Bananas are bothered by several pests and diseases. Aphids and white flies go for the older leaves. I hose the under sides of the lower leaves with water to remove as many aphids as I can and I cut the leaves off as they get older. There's an aphid that causes "banana bunchy top virus". So far, none of the banana plants I've grown over the last 6 years have had this disease. If my plants were to contact this virus I would dig the infected plants out completely but I would not use the recommended toxic herbicides.

There are differing opinions about fertilizing bananas. I've been giving the plants a generous amount of an organic all-purpose fertilizer and compost once a month. Supposedly, fertilizer encourages the plants to grow taller. In my opinion, the quality of the fruit improves when the plants are well watered and well fertilized.

When the bananas are harvested the hands tend to ripen all at once. There are several ways to preserve a banana harvest. I freeze ripe peeled bananas for making smoothies and banana bread or slice them vertically and dehydrate them. Another way to use perfectly ripe, unpeeled bananas is to grill them and then slit the husk or skin open vertically on one side and eat the cooked fruit from the husk with a spoon. Grilled bananas are so ono especially over vanilla ice cream.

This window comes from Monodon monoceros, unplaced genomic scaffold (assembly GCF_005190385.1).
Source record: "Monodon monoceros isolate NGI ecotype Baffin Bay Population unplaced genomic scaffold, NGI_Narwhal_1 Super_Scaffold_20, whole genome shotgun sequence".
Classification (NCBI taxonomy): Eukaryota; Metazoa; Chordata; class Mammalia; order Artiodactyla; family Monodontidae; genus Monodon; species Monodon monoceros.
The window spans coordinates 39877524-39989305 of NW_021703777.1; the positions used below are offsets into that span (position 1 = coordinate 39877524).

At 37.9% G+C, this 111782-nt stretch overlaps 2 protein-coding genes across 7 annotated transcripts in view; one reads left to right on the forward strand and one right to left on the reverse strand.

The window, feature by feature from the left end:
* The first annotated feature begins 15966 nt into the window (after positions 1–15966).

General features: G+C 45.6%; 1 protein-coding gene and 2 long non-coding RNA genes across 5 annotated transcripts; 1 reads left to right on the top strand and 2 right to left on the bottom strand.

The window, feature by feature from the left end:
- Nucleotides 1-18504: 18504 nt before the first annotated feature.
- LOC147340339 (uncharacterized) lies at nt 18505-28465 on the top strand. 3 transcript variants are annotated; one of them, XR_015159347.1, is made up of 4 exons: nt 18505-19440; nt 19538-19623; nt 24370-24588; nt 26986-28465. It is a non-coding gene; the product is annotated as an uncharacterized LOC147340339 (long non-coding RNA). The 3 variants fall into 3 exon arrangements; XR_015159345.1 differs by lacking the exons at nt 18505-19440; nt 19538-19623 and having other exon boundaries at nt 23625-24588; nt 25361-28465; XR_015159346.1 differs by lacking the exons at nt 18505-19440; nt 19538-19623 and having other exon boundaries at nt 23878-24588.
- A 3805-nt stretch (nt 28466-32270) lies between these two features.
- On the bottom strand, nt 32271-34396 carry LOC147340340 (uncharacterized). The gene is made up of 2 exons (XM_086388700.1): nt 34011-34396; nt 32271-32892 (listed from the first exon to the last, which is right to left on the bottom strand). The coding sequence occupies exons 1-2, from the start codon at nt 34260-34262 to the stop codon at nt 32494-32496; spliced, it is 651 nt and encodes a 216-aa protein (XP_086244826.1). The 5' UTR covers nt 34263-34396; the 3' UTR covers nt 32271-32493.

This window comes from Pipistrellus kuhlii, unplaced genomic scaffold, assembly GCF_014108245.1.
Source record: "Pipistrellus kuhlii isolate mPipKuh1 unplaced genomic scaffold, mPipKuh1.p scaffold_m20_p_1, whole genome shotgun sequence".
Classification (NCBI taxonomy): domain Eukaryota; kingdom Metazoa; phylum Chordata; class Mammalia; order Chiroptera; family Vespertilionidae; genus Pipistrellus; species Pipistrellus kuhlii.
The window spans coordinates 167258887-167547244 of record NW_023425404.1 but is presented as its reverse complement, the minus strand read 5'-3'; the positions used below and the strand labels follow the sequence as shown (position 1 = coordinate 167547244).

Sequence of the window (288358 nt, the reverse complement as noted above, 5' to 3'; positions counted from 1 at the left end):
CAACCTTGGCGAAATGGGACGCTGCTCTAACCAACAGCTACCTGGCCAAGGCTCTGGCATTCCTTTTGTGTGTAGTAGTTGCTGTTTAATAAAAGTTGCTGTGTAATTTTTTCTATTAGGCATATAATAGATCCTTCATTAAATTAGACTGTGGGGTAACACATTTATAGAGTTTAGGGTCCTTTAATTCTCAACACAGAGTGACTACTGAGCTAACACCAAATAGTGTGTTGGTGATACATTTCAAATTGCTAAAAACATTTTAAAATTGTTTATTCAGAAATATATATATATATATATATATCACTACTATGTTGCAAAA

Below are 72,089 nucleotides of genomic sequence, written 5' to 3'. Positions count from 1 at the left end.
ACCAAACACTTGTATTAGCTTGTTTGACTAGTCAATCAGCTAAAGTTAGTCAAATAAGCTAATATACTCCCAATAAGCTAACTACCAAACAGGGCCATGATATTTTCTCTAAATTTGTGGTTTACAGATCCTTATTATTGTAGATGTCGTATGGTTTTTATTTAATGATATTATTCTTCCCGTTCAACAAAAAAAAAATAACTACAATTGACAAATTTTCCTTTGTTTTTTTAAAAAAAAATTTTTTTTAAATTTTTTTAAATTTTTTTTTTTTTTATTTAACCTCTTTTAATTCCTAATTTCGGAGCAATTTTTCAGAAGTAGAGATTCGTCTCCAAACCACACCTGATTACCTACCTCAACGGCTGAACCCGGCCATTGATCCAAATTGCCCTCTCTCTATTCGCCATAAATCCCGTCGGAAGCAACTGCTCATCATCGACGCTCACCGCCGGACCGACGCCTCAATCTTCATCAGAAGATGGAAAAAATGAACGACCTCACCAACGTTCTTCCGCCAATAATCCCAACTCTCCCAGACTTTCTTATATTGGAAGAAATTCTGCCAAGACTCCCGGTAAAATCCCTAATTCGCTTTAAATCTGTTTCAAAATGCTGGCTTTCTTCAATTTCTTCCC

16 comments:

  1. Nice post. At the community garden, the bigger trees are often propped by a forked stick about 5-6 feet tall, to keep the banana trees from toppling over as the fruit gets heavier and heavier.

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  2. Aloha, Jane,
    If one could build a container that is 3' tall, 3' wide and 4' long [that's about 230 dry gallons], do you think that might allow a banana to grow to fruition, provided it received the regular feedings you outlined? Obviously, the keiki would have to be removed regularly. Your stalk of bananas look so ono!

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  3. Hi Not So Simply Single! Mahalo for your compliment!

    Hi Courtney! I hadn't thought about using a stick to brace the bananas - that's a great tip. I used to have problems with the cavendish falling over and they were so heavy. Dwarf apples are a picnic compared to cavendish!

    Hi Pomaika'i! Hope your garden is up and growing! It might work in a container that size. The roots and what they call the mat do spread out a few feet from the trunk. It might need a lot more water in a container and you might have to anchor the container to keep it from falling over in the wind or with the weight of the bananas.

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  4. Thats a beautiful looking plant you got there. The one my grandmother had in her garden was as big as yours and the harvests used to be so big that even after cooking up all types of banana breads, muffins, pies and eating them just raw as they were we had enough to share with all my grandmother's neighbors too.